The Love Witch directed by Anna Biller is certain to become a cult classic. Imagine the Sharon Tate-era Valley Of the Dolls, shaken and mixed with the mid-60’s style of The Avengers, with a dash of late Hitchcock and Hammer House Of Horrors and you’ve got a taste of The Love Witch’s deadly cocktail.
But this film is more than a pastiche. The Love Witch is a serious attempt at a reinvention of 1960’s cinema, shot and, where possible, projected in 35mm, using authentic cinematography techniques and lighting skills from the era. It’s this approach to production that helps give the movie its iconic, colourful and enduring status.
The other iconic presence is Elaine, The Love Witch herself, played by relative newcomer Samantha Robinson. The modern-day 60’s costumes and styling help show Robinson as a strong female character the equal of Emma Peel from The Avengers, if you allow for this film’s playful approach to feminism and the role of the femme fatale.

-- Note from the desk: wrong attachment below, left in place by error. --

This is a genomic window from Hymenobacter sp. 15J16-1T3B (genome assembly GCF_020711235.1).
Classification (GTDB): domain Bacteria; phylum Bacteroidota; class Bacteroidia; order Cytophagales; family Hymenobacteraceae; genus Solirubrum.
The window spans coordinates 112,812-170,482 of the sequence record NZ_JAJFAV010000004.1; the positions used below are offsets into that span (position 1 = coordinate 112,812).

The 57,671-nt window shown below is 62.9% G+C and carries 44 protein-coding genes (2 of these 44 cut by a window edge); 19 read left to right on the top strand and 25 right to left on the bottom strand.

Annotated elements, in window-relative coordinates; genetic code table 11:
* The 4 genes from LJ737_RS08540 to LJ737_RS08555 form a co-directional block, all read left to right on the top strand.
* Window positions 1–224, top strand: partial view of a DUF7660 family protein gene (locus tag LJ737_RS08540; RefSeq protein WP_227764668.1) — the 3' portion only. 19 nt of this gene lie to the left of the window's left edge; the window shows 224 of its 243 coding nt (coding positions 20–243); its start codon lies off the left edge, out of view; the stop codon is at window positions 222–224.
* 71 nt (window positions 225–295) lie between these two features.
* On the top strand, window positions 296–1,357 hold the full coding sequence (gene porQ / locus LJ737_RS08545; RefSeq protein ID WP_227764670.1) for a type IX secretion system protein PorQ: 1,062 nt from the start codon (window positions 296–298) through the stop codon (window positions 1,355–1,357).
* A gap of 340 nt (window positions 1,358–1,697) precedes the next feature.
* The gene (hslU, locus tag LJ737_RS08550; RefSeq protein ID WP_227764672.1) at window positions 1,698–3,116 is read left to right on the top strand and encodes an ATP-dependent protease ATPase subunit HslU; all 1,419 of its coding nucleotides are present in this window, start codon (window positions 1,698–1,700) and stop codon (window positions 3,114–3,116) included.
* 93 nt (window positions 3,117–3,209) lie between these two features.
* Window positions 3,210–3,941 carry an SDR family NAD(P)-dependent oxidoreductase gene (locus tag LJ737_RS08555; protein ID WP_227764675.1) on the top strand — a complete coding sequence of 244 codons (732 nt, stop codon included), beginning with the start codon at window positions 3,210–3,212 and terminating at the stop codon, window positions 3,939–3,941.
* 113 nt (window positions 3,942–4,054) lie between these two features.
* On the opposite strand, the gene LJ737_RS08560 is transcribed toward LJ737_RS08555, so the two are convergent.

Samantha Robinson has the charms and the acting strength to carry the movie and this must be the start of a long and successful career for this her, as she rises head and shoulders above the sometimes overly pink whimsy of the plot. This could have been a better movie without the hippy witchcraft and TV serial acting on display, but then perhaps it wouldn’t have reached its already near cult status. The whimsy proves the perfect background for the witch’s charms.
The film works best when the sensuous and alluring Robinson is on-screen and she proves stronger than any of the fragile and flaccid male characters who fall for her allure. The Love Witch’s powers are much too potent for them, and the film itself is a deadly yet delicious potion.